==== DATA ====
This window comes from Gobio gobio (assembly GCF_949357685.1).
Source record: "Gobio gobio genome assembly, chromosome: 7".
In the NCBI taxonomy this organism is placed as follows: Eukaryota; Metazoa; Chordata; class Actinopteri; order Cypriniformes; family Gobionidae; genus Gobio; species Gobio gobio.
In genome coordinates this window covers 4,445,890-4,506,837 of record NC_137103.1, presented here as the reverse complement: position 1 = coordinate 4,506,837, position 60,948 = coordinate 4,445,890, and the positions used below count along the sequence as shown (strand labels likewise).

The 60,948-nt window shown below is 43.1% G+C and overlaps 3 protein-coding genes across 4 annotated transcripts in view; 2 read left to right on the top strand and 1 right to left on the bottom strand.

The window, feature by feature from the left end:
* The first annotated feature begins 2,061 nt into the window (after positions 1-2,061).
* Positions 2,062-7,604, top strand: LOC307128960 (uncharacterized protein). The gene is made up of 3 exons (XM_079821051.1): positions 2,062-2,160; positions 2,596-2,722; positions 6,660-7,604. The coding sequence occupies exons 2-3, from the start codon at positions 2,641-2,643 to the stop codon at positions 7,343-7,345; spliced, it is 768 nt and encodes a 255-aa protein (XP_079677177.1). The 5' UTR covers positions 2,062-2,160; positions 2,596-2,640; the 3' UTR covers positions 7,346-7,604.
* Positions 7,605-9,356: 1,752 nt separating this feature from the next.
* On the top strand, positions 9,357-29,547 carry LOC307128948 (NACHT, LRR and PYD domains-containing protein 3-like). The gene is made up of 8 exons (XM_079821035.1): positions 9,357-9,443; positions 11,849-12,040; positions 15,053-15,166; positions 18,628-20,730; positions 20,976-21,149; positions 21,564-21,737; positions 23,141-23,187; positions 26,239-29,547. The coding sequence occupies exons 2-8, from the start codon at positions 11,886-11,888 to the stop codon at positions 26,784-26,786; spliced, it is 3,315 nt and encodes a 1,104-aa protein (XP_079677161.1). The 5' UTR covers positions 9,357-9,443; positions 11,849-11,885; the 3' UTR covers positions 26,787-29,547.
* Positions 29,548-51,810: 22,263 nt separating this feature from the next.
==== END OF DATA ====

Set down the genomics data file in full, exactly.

This window comes from Gobio gobio (assembly GCF_949357685.1).
Source record: "Gobio gobio genome assembly, chromosome: 7".
In the NCBI taxonomy this organism is placed as follows: Eukaryota; Metazoa; Chordata; class Actinopteri; order Cypriniformes; family Gobionidae; genus Gobio; species Gobio gobio.
In genome coordinates this window covers 4,445,890-4,506,837 of record NC_137103.1, presented here as the reverse complement: position 1 = coordinate 4,506,837, position 60,948 = coordinate 4,445,890, and the positions used below count along the sequence as shown (strand labels likewise).

The 60,948-nt window shown below is 43.1% G+C and overlaps 3 protein-coding genes across 4 annotated transcripts in view; 2 read left to right on the top strand and 1 right to left on the bottom strand.

The window, feature by feature from the left end:
* The first annotated feature begins 2,061 nt into the window (after positions 1-2,061).
* Positions 2,062-7,604, top strand: LOC307128960 (uncharacterized protein). The gene is made up of 3 exons (XM_079821051.1): positions 2,062-2,160; positions 2,596-2,722; positions 6,660-7,604. The coding sequence occupies exons 2-3, from the start codon at positions 2,641-2,643 to the stop codon at positions 7,343-7,345; spliced, it is 768 nt and encodes a 255-aa protein (XP_079677177.1). The 5' UTR covers positions 2,062-2,160; positions 2,596-2,640; the 3' UTR covers positions 7,346-7,604.
* Positions 7,605-9,356: 1,752 nt separating this feature from the next.
* On the top strand, positions 9,357-29,547 carry LOC307128948 (NACHT, LRR and PYD domains-containing protein 3-like). The gene is made up of 8 exons (XM_079821035.1): positions 9,357-9,443; positions 11,849-12,040; positions 15,053-15,166; positions 18,628-20,730; positions 20,976-21,149; positions 21,564-21,737; positions 23,141-23,187; positions 26,239-29,547. The coding sequence occupies exons 2-8, from the start codon at positions 11,886-11,888 to the stop codon at positions 26,784-26,786; spliced, it is 3,315 nt and encodes a 1,104-aa protein (XP_079677161.1). The 5' UTR covers positions 9,357-9,443; positions 11,849-11,885; the 3' UTR covers positions 26,787-29,547.
* Positions 29,548-51,810: 22,263 nt separating this feature from the next.